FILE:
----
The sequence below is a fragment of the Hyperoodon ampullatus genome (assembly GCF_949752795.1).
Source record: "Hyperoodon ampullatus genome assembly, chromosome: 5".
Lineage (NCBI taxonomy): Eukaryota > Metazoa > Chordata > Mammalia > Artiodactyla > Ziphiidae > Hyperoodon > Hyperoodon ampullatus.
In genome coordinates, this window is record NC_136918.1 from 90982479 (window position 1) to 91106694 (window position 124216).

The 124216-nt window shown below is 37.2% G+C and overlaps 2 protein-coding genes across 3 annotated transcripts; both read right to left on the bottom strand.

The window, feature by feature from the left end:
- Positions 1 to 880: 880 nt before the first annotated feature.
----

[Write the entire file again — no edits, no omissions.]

The sequence below is a fragment of the Hyperoodon ampullatus genome (assembly GCF_949752795.1).
Source record: "Hyperoodon ampullatus genome assembly, chromosome: 5".
Lineage (NCBI taxonomy): Eukaryota > Metazoa > Chordata > Mammalia > Artiodactyla > Ziphiidae > Hyperoodon > Hyperoodon ampullatus.
In genome coordinates, this window is record NC_136918.1 from 90982479 (window position 1) to 91106694 (window position 124216).

The 124216-nt window shown below is 37.2% G+C and overlaps 2 protein-coding genes across 3 annotated transcripts; both read right to left on the bottom strand.

The window, feature by feature from the left end:
- Positions 1 to 880: 880 nt before the first annotated feature.